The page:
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Last updateWed, 19 Nov 2014 8pm

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Like her or not, Maddow said it right!

Being a small local newspaper, we have been paying close attention to the recent discussion about AOL’s decision to close 150 to 200 of its Patch news sites and Jeff Bezos’s purchase of The Washington Post. The fact that a new paper has been launched in Long Beach, California merited a segment on Morning Joe on MSNBC.

Yes - the newspaper business has been a challenge over the last few years as it strives to compete in the digital age.

So, why should you care about the future of local newspapers?

Well, who else is going to publish the honor rolls and the frequently not very good and not very in-focus photos of what in the newspaper business is referred to as the grin-and-grab — people getting or giving checks or awards.

Your local weekly newspaper is happy to publish the photos of Scout projects and science fair winners. The more local, the better, we say.

We were “hyper-local” before we ever heard of the term. That’s our niche - if we took time to write a mission statement it would be “local-local-local.” Figuring out how that fits into the modern news business is the trick today.

While we were planning to write an editorial about why you should care about and support your local newspaper we happened to catch a segment of a recent Rachel Maddow Show.

Whatever you may think of Rachel Maddow’s political slant, her recent commentary warmed the hearts of all newspaper people. Here is an excerpt from a segment on her show about the efforts of a local elections board to rewrite their minutes to NOT provide information about their open discussion and vote on polling places:

Rachel Maddow: “Because what I need you to do and what you should want to do is you need to pay and subscribe to your local newspaper. Whatever it is, your local paper needs you. It needs to exist. It needs to have enough reporters on staff, to have enough subscriber income to pay for local reporters and to pay for editors so you can actually get coverage of what goes on at these usually pretty boring meetings in your county and in your town because sometimes they’re really important and God bless the Winston-Salem Journal, God bless that local newspaper.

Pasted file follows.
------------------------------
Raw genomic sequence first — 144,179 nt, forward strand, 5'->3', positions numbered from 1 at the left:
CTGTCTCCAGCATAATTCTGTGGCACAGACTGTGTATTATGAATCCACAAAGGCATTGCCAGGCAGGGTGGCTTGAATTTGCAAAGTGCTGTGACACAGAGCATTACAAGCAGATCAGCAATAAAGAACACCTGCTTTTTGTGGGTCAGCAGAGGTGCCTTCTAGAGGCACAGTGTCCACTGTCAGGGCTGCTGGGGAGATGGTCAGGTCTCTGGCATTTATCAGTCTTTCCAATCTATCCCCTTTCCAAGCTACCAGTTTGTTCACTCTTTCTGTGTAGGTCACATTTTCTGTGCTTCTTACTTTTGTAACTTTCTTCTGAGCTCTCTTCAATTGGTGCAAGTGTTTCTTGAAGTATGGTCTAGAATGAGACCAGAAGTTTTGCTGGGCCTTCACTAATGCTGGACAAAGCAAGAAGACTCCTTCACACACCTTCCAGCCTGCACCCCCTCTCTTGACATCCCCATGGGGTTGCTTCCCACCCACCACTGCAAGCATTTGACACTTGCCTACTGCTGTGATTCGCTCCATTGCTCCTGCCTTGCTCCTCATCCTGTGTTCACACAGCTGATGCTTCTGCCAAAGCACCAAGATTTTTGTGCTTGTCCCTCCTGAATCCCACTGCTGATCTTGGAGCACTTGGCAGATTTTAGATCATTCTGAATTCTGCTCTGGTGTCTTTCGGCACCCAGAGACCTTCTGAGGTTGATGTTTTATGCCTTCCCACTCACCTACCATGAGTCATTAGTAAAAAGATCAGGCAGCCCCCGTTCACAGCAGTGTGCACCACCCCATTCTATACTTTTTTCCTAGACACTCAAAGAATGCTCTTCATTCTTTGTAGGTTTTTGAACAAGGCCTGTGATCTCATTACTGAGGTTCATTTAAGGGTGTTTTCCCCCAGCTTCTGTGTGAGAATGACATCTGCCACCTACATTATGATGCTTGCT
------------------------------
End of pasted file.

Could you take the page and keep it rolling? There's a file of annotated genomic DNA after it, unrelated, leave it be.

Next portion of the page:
“They sent reporter Bertrand Gutierrez to that freaking board meeting in Boone, North Carolina, and he heard the big fight over the minutes. About trying to make these things disappear from the record, these things that actually happened, they’re going to be disappeared from the record?

“And that reporter did the reportorial thing you are supposed to do in that circumstance and he filed a public records request and he got all of the different versions of the minutes released to him, released to the newspaper, all three different versions.

“So he’s got the minutes that show what actually happened and he’s got the proposed nonpartisan revisions, and he’s got the way the Republicans want it remembered officially.

“So these are the original minutes of what actually happens, and these are the approved minutes, the approved history of this discussion which doesn’t include any of the embarrassing stuff. That would be all that we knew about if it were not for the Winston-Salem Journal.”

Thanks Rachel. In addition to covering middle school football and the local art walk, your local paper also covers those local government meetings where - once in a while - the local governing body tries to pull a fast one. That’s why you need your local paper.

That’s also why we need the Freedom of Information Act, reporters who use it, government officials who honor it, and, most of all, readers who really want to know what is going on.

Big papers, TV and the internet don’t give you the information on your locality like your local weekly can and without that source of news, your community will be the less for it.

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